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Distribution business trends for 2018, Part 2: Keeping up with Amazon

February 26, 2018

You know that business analysts must be looking at business trends for a new year when they start referring to competitors like Amazon and Grainger as the elephants in the room (literally and figuratively) for the distribution marketplace.

But increasingly, smart distributors are looking at techniques pioneered by Amazon—and, sometimes, at Amazon itself—as their next business and technology opportunity, rather than an existential threat. In our second of three blogs on distribution business trends for 2018, we’re looking at how Amazon continues to transform the business from end to end, and how the rest of the industry is keeping pace.

Amazon sets the bar

There’s no use trying to deny it—Amazon has set a high bar for customer service, offering an engaging online experience and obliterating the boundaries of time and distance that once gave local and regional distributors a home field advantage. For the rest of the industry, the two options are to step up or step out—same as they’ve ever been.

Happily, it’s no longer a chore for distributors to acquire the right automation package to cut order cycles and boost the accuracy of order fulfillment. Some distributors are also turning directly to Amazon as a sales channel for excess inventory that doesn’t involve complex sales or in-depth customer follow-up.

But distributors also need the right strategy and software platform to make the leap to business-to-business (B2B) e-commerce. Your customers are likely to expect easy access to easily-navigable product catalogs, as they continue to bring their online consumer experiences into the business environment.

The automated warehouse

The changes are happening behind the curtain, as well, with robotics, automation, and voice technology beginning to break out as cornerstones of the modern smart warehouse. At least one research firm expects warehouse robotics investment to hit $22.1 billion in 2021, a massive surge from just $1.9 billion in 2016, Supply & Demand Chain Executive reports.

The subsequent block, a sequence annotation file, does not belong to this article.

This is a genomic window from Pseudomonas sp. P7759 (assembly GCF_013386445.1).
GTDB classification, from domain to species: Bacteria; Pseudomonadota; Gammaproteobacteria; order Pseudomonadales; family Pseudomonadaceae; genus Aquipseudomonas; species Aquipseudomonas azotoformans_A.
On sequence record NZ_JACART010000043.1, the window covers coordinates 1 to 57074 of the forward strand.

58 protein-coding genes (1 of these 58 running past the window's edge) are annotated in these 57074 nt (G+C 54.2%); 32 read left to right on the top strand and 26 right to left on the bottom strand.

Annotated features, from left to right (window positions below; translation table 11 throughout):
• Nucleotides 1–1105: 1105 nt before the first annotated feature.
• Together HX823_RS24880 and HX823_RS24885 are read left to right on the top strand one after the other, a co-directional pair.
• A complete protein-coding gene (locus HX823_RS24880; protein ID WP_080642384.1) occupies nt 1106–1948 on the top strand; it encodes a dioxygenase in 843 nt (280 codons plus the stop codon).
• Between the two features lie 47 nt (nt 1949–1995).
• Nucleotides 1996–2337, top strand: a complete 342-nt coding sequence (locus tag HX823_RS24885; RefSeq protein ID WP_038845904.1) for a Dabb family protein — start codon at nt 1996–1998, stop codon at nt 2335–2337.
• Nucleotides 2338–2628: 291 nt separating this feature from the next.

Already, autonomous mobile robots (AMRs) are shifting the ratio of employees to devices, shifting and optimizing the flow of goods from warehouse shelf to outbound vehicle, reducing the miles each employee walks on the warehouse floor, and reducing the rate of pick errors.

Some distributors are also taking a serious look at voice picking as a warehouse productivity option that began to proliferate in 2017, enabling hands-free operation in place of the traditional scanner or clipboard.

Last-mile logistics

You know that last mile well: the final step in the wholesale chain, when an order ships from the distribution center to the customer. It’s one of the toughest parts of the process to control. Yet it’s also an essential link in a chain that has to run reliably and seamlessly to keep your customers satisfied.

Some analysts have begun talking about the “Uberization” of the last mile, with distributors turning to independent contractors for affordable, on-demand deliveries. (And here’s another measure of how quickly the business landscape is transforming: Five years ago, would you have had any idea what “Uberization” meant?)

With Uberization comes a sharpening interest in connected and autonomous vehicles, and delivery drones may not be far behind. While Amazon opened the conversation about drones with its blockbuster reveal in 2013, more recent news coverage points in the direction of drones putting a solid foundation under the initial hype.

“Automated, unmanned drones are poised to revolutionize the package delivery industry, with a number of companies already testing drone-based delivery methods,” Carbon Brief reported in mid-February, citing a study in the journal Nature Communications. With technology costs falling, batteries improving, and automation advancing, “drones are a natural fit for same-day delivery of orders, something that a number of different companies have been pursuing in recent years.”

And here’s an unexpected bonus: For packages that weigh a pound or less, Carbon Brief says drones produce lower greenhouse gas emissions than diesel or even electric delivery trucks.

Check out the first blog in our series on key distribution business trends for 2018.

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